…as we converge on marking 50 years since the 1967 war reshaped the relationship between Israel and its neighbor states, and between Israel and the Palestinians, that its most paradoxical legacy was that the same war that granted a kind of earthly permanence and security for the State of Israel—an implausible transformation of the fate of the Jewish people just one generation removed from the nadir of its powerlessness–cost the Jews a piece of our core mythology, and offered it as a pyrrhic concessionary gift to the Palestinians. It is a gift, needless to say, that I’m sure the Palestinians would prefer came in the form of their land; taking on the identity of being the world’s wanderers is more of a punishment than a badge of honor. But it is an identity nonetheless, and one that, fortified by pathos, seeks to animate a people. It is the majestic, tragic-mythic story that the Jewish people told itself about itself for a long time.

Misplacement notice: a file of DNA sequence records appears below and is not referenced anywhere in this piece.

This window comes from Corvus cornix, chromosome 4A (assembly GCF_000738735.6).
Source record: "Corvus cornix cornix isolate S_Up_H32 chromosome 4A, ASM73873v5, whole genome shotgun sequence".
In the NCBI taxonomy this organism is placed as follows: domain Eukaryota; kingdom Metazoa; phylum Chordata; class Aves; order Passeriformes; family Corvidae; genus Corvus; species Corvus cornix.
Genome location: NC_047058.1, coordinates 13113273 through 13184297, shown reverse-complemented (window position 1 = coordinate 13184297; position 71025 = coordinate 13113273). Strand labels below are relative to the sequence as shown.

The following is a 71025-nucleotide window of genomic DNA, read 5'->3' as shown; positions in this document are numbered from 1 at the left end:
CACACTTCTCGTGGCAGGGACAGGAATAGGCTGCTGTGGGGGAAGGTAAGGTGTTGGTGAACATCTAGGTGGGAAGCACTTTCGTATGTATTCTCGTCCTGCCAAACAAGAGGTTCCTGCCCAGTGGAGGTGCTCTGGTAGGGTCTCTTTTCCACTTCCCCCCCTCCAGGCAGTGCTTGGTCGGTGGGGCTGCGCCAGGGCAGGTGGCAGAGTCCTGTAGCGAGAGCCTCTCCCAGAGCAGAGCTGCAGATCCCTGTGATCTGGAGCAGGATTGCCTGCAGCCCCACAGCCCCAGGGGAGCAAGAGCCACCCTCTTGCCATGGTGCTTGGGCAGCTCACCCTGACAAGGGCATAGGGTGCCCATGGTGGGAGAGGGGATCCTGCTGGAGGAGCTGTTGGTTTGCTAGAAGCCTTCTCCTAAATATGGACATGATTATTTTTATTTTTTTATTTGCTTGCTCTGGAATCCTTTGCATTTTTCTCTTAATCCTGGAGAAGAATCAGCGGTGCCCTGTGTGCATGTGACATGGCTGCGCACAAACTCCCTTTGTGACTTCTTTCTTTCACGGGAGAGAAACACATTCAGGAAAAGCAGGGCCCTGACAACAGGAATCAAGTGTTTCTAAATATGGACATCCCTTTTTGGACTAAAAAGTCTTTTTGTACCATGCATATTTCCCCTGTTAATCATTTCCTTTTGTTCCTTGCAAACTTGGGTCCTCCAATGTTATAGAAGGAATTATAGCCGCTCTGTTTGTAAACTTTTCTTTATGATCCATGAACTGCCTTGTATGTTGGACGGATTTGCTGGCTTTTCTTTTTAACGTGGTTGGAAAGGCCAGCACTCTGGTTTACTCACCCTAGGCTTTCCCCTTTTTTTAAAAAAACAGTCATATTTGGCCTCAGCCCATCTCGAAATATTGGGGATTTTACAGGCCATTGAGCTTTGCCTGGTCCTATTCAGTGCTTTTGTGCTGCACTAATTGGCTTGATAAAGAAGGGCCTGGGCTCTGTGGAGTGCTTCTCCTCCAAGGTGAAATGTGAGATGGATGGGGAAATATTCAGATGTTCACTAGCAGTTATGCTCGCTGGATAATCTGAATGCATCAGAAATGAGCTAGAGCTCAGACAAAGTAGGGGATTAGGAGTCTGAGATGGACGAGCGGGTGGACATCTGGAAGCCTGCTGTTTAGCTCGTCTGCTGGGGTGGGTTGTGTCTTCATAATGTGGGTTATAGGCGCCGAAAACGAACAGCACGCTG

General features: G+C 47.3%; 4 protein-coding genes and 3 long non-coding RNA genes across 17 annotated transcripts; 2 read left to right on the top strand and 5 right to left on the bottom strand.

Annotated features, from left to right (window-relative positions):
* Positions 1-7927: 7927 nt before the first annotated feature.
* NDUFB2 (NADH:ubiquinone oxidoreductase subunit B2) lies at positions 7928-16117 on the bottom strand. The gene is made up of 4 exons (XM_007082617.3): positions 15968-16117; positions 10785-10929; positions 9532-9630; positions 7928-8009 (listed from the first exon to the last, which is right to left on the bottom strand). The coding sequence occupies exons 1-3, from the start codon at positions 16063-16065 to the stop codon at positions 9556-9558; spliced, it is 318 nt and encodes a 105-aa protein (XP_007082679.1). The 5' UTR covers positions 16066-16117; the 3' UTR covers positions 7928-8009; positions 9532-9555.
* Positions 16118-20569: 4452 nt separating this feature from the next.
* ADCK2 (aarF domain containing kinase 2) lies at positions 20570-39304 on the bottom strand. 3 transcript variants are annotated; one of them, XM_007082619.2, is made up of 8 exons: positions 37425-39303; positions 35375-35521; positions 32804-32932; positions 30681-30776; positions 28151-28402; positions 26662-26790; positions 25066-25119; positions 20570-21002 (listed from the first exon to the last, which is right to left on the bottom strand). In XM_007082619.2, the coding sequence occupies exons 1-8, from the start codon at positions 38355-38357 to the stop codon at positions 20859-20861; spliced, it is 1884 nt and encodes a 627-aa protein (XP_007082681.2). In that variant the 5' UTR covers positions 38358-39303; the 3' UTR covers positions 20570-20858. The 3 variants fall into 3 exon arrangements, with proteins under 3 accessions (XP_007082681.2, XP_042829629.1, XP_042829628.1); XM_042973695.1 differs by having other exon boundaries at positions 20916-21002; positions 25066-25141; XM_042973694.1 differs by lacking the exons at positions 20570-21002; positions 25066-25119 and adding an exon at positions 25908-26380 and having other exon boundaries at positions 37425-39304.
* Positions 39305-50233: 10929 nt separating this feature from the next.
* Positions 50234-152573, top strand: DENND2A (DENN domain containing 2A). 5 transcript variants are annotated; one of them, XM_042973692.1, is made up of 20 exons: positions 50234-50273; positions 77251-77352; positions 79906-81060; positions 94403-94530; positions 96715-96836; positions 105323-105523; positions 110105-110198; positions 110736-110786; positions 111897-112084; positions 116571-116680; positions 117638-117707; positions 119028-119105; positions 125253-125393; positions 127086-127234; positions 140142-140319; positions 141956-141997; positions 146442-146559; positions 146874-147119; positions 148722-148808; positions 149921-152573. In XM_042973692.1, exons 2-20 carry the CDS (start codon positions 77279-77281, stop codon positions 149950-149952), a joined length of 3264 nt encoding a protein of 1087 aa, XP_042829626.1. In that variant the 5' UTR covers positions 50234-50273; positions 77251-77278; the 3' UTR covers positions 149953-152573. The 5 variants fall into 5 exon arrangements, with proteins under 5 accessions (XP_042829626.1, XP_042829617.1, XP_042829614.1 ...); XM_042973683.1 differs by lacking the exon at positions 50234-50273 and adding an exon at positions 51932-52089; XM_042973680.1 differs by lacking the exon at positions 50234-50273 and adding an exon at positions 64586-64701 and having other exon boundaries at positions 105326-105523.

Yehuda Kurtzer, “Unsettled”, Tablet (5 June 2017) [http://www.tabletmag.com/jewish-news-and-politics/235527/unsettled-2]